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Commonalities between the films "Gaijin" and "Familia"

The premiere screening was held in Shinjuku on November 22, 2022. Yakusho Koji, Yoshizawa Ryo, and director Narushima Izuru (far right) are among the cast.

"Gaijin" depicts Brazilian society through the eyes of Japanese immigrants

"It's like a story that transposes the hardships of Japanese immigrants in Brazil to modern Japan," I thought after watching the online preview of the movie "Família" (directed by Izuru Narushima, distributed by Kino Films). It has been showing at Shinjuku Piccadilly and other theaters nationwide since January 6th. Unfortunately, it cannot be seen outside of Japan.

The film is a solid human drama in which the well-known actors Koji Yakusho and Ryo Yoshizawa play father and son, overcoming their various differences to create a "modern family." The main roles are played by Brazilians living in Japan, who were selected through auditions.

Poster for the movie "Gaijin"

While watching this preview, I felt that it had something in common with the Brazilian film "GAIJIN・Caminhos da Liberdade" (made in 1978, directed by Yamazaki Chizuka, hereafter referred to as "Gaijin").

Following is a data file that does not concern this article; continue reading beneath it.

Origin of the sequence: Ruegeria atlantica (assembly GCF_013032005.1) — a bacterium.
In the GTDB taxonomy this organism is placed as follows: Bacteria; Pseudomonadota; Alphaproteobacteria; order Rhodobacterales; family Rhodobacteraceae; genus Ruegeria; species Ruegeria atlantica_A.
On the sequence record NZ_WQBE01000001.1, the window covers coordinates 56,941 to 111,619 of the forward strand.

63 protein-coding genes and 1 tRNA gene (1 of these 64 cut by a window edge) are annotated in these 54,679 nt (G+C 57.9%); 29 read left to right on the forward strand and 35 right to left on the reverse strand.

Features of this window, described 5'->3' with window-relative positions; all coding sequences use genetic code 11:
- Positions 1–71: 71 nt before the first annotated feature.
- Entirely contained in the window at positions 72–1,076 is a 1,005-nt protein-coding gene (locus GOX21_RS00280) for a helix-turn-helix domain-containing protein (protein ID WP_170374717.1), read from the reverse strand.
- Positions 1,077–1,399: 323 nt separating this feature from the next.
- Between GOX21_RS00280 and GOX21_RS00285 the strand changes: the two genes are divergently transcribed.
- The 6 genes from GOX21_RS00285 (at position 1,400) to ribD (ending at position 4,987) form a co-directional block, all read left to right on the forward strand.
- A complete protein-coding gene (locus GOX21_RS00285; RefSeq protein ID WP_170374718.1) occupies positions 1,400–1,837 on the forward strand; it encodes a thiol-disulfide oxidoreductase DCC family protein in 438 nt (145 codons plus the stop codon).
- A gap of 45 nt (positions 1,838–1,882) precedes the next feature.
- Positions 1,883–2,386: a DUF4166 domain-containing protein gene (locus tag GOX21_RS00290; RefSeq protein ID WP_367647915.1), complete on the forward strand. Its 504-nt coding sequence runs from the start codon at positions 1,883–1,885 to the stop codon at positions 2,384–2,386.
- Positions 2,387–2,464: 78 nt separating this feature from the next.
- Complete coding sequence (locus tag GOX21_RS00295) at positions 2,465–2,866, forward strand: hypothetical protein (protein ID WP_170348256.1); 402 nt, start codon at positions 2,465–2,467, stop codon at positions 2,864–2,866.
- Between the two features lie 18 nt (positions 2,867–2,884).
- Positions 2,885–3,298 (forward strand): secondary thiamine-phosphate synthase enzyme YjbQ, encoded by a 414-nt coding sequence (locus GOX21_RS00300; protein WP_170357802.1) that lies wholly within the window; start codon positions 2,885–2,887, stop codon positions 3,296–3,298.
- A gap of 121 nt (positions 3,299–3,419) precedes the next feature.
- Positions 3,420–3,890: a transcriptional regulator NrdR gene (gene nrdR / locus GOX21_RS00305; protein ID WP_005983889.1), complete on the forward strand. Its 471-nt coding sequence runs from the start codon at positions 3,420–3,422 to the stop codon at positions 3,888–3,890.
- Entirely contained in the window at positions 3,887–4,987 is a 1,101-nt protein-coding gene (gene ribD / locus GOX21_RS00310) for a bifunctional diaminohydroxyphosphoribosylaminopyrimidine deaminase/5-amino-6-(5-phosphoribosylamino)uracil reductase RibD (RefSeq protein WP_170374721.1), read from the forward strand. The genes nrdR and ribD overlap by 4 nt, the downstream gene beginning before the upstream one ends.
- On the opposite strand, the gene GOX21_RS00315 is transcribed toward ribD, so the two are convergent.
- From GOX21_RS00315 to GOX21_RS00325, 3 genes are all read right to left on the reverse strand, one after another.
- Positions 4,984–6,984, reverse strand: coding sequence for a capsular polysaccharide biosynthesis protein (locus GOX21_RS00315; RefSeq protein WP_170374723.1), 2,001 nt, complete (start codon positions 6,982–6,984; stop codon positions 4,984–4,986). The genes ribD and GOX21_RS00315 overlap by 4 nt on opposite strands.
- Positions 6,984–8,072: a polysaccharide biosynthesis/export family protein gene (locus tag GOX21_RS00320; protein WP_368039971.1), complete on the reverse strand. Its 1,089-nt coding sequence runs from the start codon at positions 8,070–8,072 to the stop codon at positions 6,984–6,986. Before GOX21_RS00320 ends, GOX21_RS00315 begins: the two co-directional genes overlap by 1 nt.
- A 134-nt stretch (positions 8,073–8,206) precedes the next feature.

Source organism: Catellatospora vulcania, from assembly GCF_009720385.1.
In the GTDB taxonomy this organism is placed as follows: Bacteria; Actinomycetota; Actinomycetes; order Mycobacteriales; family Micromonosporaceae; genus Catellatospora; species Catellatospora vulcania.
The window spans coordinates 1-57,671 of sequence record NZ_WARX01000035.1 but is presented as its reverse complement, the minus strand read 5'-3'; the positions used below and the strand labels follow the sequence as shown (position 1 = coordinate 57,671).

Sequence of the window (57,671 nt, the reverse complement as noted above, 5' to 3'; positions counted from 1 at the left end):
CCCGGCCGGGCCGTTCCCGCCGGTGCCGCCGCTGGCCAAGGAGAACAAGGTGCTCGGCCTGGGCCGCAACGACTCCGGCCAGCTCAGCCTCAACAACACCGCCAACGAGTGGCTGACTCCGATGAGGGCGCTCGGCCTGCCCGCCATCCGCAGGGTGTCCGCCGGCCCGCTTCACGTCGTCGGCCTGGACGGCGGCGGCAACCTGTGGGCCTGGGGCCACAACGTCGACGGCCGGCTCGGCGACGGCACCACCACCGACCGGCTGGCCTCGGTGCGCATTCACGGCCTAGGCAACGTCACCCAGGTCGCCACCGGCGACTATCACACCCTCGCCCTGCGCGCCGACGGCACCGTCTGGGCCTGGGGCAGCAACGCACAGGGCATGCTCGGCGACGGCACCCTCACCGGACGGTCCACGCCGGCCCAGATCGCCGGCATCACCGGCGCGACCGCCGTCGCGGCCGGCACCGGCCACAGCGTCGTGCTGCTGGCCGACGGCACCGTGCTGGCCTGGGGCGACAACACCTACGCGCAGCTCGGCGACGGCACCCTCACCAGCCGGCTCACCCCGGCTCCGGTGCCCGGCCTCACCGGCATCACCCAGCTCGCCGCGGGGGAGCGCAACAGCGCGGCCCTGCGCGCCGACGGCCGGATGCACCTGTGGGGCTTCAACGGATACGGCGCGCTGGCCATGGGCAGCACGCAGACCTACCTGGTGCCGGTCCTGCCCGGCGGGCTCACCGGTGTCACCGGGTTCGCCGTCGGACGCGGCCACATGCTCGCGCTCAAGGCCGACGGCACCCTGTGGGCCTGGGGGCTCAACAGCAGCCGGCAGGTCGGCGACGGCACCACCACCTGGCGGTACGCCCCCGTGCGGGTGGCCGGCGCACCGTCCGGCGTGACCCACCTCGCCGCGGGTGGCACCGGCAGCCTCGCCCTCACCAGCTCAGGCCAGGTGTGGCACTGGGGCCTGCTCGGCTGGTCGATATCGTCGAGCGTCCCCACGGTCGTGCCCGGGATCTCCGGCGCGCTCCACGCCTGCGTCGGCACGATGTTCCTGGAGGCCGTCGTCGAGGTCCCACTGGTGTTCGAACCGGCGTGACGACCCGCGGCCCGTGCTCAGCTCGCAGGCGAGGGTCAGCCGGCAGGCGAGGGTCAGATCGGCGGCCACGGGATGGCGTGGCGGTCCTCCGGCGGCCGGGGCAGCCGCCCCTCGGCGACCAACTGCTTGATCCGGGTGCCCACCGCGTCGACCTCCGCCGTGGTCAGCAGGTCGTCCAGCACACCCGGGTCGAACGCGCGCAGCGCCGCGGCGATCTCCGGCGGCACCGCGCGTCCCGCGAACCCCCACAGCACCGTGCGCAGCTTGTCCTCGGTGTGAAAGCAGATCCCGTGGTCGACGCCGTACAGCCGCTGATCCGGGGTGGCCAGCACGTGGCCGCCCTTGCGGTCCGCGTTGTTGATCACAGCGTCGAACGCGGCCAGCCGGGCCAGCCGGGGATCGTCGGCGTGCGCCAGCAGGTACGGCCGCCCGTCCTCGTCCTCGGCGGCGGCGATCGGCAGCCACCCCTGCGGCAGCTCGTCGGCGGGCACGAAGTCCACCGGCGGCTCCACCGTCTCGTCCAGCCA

"Gaijin," which was based on director Yamazaki's grandmother, a third-generation Japanese-Brazilian, depicts the story of a Japanese woman who emigrates to Brazil and overcomes the many hardships she faces on the coffee plantation where she is assigned to work, living a strong life there.

He is deceived into moving to Brazil, believing that "there is a money tree in Brazil," but ends up suffering slave-like working conditions on the plantations. As the farm's bodyguards use unreasonable violence against him, he sneaks out at night and goes to the city, where the film ends with a hint that he throws himself into the labor movement.

The film was a hot topic for its realistic portrayal of the persecution of Japanese immigrants, a minority group, during the military regime, when many restrictions were imposed on cultural activities.